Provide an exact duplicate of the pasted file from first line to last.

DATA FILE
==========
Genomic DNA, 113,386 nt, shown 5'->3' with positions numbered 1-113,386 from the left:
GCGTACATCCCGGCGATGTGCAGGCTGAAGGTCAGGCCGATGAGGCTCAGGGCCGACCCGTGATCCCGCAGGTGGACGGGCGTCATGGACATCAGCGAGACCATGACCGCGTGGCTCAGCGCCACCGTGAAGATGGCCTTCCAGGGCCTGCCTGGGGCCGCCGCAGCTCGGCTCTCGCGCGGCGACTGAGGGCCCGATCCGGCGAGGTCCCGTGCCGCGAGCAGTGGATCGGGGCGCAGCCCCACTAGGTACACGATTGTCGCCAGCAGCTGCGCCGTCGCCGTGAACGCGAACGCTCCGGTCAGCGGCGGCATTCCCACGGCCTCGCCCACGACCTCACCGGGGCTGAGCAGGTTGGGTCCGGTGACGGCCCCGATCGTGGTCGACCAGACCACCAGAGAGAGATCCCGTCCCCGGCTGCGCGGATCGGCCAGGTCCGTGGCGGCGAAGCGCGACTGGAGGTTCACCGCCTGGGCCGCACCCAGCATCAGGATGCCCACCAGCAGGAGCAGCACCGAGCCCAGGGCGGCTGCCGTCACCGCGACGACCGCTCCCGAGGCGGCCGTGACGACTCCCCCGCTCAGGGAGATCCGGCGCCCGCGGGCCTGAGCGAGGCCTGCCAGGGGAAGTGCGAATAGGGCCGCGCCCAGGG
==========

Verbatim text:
Genomic DNA, 113,386 nt, shown 5'->3' with positions numbered 1-113,386 from the left:
GCGTACATCCCGGCGATGTGCAGGCTGAAGGTCAGGCCGATGAGGCTCAGGGCCGACCCGTGATCCCGCAGGTGGACGGGCGTCATGGACATCAGCGAGACCATGACCGCGTGGCTCAGCGCCACCGTGAAGATGGCCTTCCAGGGCCTGCCTGGGGCCGCCGCAGCTCGGCTCTCGCGCGGCGACTGAGGGCCCGATCCGGCGAGGTCCCGTGCCGCGAGCAGTGGATCGGGGCGCAGCCCCACTAGGTACACGATTGTCGCCAGCAGCTGCGCCGTCGCCGTGAACGCGAACGCTCCGGTCAGCGGCGGCATTCCCACGGCCTCGCCCACGACCTCACCGGGGCTGAGCAGGTTGGGTCCGGTGACGGCCCCGATCGTGGTCGACCAGACCACCAGAGAGAGATCCCGTCCCCGGCTGCGCGGATCGGCCAGGTCCGTGGCGGCGAAGCGCGACTGGAGGTTCACCGCCTGGGCCGCACCCAGCATCAGGATGCCCACCAGCAGGAGCAGCACCGAGCCCAGGGCGGCTGCCGTCACCGCGACGACCGCTCCCGAGGCGGCCGTGACGACTCCCCCGCTCAGGGAGATCCGGCGCCCGCGGGCCTGAGCGAGGCCTGCCAGGGGAAGTGCGAATAGGGCCGCGCCCAGGG